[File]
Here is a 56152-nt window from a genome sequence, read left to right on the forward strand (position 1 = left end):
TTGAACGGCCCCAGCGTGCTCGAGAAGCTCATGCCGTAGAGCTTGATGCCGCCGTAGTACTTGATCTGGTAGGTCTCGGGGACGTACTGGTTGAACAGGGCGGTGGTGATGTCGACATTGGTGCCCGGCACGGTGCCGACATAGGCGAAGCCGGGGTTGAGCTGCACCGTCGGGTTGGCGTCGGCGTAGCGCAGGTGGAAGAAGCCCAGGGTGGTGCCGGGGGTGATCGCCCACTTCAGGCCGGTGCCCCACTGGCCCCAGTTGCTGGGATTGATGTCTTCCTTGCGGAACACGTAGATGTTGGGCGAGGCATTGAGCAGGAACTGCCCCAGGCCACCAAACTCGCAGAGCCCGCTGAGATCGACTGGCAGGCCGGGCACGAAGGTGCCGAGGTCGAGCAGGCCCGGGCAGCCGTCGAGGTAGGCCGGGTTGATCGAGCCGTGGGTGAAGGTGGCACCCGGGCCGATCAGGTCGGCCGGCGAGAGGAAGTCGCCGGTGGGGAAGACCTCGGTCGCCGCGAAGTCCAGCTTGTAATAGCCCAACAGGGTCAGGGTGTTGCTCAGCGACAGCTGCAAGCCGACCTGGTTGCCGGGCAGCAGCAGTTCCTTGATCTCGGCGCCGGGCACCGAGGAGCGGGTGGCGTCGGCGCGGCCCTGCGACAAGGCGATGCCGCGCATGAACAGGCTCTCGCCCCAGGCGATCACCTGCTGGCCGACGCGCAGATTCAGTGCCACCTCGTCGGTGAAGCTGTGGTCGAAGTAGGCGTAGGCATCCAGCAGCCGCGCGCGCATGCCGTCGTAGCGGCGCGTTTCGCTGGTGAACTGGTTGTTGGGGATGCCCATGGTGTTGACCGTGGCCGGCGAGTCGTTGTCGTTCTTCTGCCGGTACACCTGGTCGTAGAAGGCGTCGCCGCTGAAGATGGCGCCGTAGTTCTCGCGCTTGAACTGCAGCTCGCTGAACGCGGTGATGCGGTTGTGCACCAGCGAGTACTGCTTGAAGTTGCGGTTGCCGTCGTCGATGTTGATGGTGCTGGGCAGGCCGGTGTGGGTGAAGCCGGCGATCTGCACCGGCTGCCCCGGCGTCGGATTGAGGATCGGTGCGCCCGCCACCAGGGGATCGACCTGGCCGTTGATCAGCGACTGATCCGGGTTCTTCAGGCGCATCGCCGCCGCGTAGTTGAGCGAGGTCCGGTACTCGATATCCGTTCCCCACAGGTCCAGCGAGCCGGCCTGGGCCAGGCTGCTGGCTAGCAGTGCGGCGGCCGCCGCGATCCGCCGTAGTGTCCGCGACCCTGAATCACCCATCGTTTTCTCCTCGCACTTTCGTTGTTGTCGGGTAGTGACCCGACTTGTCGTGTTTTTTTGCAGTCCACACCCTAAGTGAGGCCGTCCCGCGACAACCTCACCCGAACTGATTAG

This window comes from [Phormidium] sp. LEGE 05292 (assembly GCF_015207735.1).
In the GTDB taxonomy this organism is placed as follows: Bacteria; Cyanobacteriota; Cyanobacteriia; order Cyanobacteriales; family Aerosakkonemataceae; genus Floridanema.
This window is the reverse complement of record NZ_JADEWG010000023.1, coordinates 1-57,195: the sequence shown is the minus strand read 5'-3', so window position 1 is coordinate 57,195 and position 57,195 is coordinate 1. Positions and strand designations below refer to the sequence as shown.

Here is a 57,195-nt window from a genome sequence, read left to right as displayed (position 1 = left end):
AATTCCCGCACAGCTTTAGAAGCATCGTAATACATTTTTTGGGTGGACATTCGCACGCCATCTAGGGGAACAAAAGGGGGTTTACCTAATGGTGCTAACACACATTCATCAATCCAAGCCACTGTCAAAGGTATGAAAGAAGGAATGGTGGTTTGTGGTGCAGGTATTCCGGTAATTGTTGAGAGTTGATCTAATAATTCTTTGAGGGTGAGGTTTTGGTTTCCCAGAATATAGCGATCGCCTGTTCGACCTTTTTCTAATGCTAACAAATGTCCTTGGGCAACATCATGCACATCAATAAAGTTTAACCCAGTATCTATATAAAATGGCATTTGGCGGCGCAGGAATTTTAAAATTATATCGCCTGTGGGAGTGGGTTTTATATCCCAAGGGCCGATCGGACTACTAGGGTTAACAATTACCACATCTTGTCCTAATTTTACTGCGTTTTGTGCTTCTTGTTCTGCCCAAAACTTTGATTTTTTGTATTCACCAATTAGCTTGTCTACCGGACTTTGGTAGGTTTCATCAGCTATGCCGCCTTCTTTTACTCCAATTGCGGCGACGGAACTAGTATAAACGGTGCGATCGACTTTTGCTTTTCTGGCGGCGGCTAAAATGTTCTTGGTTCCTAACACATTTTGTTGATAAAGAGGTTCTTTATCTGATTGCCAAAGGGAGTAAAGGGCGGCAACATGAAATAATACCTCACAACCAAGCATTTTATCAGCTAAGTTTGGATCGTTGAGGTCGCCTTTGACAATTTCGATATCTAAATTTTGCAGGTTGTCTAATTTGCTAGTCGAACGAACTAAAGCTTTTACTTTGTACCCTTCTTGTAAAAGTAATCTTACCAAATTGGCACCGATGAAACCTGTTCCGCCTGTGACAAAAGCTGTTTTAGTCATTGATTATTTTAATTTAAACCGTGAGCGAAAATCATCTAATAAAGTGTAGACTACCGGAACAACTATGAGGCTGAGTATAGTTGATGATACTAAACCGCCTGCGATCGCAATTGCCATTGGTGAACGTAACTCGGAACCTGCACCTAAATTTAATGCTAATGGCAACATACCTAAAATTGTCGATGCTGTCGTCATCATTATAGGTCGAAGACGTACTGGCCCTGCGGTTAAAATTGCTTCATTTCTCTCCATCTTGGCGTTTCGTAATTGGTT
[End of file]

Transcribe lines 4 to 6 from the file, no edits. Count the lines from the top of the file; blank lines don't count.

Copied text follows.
In the GTDB taxonomy this organism is placed as follows: Bacteria; Cyanobacteriota; Cyanobacteriia; order Cyanobacteriales; family Aerosakkonemataceae; genus Floridanema.
This window is the reverse complement of record NZ_JADEWG010000023.1, coordinates 1-57,195: the sequence shown is the minus strand read 5'-3', so window position 1 is coordinate 57,195 and position 57,195 is coordinate 1. Positions and strand designations below refer to the sequence as shown.

Here is a 57,195-nt window from a genome sequence, read left to right as displayed (position 1 = left end):